South East Wales

Lynette White case: Stephen Miller 'controlled' her

Eight former police officers who deny conspiracy to pervert the course of justice
Eight former police officers deny conspiracy to pervert the course of justice

A jury has heard how murdered Cardiff prostitute Lynette White had been in fear of her pimp who had been seen pushing and kicking her.

Retired taxi driver Jack Ellis said Ms White wanted to get away from Stephen Miller - also her boyfriend - because he took her money to pay for drugs.

Mr Miller and two others were jailed for the 1988 murder and later released.

Eight ex-police officers deny conspiracy to pervert the course of justice. Two other people deny perjury.

Mr Miller and two other men - known as the Cardiff three - were released in 1992 by the Court of Appeal and their convictions were quashed.

The real killer, Jeffrey Gafoor, now 46, was jailed for life in 2003.

The eight ex-police officers on trial at Swansea Crown Court have been accused of manufacturing a case against the three innocent men.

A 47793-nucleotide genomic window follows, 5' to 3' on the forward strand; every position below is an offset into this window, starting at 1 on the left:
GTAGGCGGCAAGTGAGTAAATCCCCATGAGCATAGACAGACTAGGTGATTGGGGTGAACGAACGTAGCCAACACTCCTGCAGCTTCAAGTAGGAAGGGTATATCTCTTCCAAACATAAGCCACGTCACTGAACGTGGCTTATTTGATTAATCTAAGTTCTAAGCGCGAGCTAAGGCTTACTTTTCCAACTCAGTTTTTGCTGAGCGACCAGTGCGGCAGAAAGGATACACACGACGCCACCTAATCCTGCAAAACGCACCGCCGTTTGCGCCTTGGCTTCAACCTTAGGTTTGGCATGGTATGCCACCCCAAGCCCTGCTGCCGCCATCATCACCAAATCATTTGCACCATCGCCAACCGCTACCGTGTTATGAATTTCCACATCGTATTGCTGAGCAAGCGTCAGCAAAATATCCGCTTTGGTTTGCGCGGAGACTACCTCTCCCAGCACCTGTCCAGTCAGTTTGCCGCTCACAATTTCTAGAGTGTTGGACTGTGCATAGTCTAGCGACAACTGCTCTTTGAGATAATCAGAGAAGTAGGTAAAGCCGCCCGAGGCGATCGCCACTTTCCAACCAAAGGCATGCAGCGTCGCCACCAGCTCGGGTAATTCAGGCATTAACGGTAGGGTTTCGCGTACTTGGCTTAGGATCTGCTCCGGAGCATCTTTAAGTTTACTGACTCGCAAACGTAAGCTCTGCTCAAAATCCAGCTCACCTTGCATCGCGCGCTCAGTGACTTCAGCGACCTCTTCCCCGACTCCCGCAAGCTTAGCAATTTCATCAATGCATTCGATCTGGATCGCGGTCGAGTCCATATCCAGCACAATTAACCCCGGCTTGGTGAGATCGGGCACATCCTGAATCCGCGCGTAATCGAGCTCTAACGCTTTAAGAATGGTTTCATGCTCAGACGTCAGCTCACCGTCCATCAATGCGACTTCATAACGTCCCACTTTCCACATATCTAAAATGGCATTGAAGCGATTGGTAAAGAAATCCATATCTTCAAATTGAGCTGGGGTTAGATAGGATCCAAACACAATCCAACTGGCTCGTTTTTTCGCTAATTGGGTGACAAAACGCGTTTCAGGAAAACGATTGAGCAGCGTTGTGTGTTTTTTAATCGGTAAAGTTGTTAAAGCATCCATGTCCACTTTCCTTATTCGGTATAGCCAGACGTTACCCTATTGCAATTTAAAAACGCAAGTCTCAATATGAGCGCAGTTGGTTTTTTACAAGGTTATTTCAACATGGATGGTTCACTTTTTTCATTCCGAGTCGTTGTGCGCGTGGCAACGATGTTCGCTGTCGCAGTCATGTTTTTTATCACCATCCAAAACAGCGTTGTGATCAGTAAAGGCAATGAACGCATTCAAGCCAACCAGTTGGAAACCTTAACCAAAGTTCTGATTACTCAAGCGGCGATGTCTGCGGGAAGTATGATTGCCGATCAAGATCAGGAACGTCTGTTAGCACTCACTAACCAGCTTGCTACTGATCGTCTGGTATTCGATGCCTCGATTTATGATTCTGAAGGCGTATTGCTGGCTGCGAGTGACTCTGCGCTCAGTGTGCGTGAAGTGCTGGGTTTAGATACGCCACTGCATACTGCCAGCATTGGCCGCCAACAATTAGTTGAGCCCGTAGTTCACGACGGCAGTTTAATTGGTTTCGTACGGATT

The prosecution has argued that they made up their minds who had been responsible and then made the evidence fit.

Giving evidence on Tuesday, Mr Ellis said he became well-known as a taxi driver in Cardiff's docks area in the late 1980s and met Ms White.

He said he believed Mr Miller had been feeding her cocaine and taking drugs himself.

He said Mr Miller controlled her "work wise and money wise".

The last time he saw Miss White alive - about a week before she died - he drove her to a club, where Mr Miller met her and told her to get back in the cab and go home, he claimed.

Mr Ellis said: "He went to give her a kick and told her 'You had better have a good excuse when I get there.'"

On another occasion he said he saw Mr Miller "pushing and kicking" Ms White.

He said Mr Miller spent "all his time in the Casablanca Club" but at the end of each evening would go to another club to take Ms White's money.

"She never mentioned being frightened of anyone apart from Stephen Miller," he said.

"She asked me frequently if there was anywhere she could go to get away from him. She wanted to stay in Cardiff but somewhere where he would never find her.

"He was taking all her money. She said she often wondered what it would be like to keep it."

Following the release of the Cardiff three, South Wales police re-opened the case and in 2003 DNA advances led them to Jeffrey Gafoor, who admitted the murder.

A new investigation was also held into how the three - and two others found innocent after trial - came to be prosecuted.

Eight officers involved in the 1988 probe are accused of conspiring to pervert the course of justice. One of them, and two people who gave evidence, are also charged with perjury.

They have all pleaded not guilty and the trial continues.

More on this story